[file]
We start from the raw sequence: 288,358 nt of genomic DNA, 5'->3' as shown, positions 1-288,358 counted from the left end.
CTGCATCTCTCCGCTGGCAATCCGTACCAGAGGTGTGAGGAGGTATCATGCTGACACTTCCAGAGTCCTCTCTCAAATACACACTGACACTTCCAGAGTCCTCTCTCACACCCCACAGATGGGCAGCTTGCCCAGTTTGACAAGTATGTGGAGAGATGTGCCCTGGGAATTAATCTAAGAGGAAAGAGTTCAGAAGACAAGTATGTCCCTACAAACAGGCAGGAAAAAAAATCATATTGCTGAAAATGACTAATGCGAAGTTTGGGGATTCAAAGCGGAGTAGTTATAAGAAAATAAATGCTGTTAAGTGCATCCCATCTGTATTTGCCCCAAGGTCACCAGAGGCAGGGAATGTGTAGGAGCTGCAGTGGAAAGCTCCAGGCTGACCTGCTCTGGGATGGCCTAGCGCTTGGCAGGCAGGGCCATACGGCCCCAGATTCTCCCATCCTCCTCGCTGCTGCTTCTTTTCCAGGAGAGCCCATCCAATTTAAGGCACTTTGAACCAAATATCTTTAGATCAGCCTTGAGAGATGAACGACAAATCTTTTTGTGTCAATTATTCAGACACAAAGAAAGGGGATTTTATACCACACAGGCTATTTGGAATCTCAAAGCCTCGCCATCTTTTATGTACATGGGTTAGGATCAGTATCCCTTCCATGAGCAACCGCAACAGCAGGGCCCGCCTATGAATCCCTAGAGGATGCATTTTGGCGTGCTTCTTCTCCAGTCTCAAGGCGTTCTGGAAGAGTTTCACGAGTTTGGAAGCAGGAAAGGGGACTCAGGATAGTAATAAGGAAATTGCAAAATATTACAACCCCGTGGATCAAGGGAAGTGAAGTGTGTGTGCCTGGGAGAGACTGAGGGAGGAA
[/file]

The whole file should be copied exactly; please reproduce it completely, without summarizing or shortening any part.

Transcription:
We start from the raw sequence: 288,358 nt of genomic DNA, 5'->3' as shown, positions 1-288,358 counted from the left end.
CTGCATCTCTCCGCTGGCAATCCGTACCAGAGGTGTGAGGAGGTATCATGCTGACACTTCCAGAGTCCTCTCTCAAATACACACTGACACTTCCAGAGTCCTCTCTCACACCCCACAGATGGGCAGCTTGCCCAGTTTGACAAGTATGTGGAGAGATGTGCCCTGGGAATTAATCTAAGAGGAAAGAGTTCAGAAGACAAGTATGTCCCTACAAACAGGCAGGAAAAAAAATCATATTGCTGAAAATGACTAATGCGAAGTTTGGGGATTCAAAGCGGAGTAGTTATAAGAAAATAAATGCTGTTAAGTGCATCCCATCTGTATTTGCCCCAAGGTCACCAGAGGCAGGGAATGTGTAGGAGCTGCAGTGGAAAGCTCCAGGCTGACCTGCTCTGGGATGGCCTAGCGCTTGGCAGGCAGGGCCATACGGCCCCAGATTCTCCCATCCTCCTCGCTGCTGCTTCTTTTCCAGGAGAGCCCATCCAATTTAAGGCACTTTGAACCAAATATCTTTAGATCAGCCTTGAGAGATGAACGACAAATCTTTTTGTGTCAATTATTCAGACACAAAGAAAGGGGATTTTATACCACACAGGCTATTTGGAATCTCAAAGCCTCGCCATCTTTTATGTACATGGGTTAGGATCAGTATCCCTTCCATGAGCAACCGCAACAGCAGGGCCCGCCTATGAATCCCTAGAGGATGCATTTTGGCGTGCTTCTTCTCCAGTCTCAAGGCGTTCTGGAAGAGTTTCACGAGTTTGGAAGCAGGAAAGGGGACTCAGGATAGTAATAAGGAAATTGCAAAATATTACAACCCCGTGGATCAAGGGAAGTGAAGTGTGTGTGCCTGGGAGAGACTGAGGGAGGAA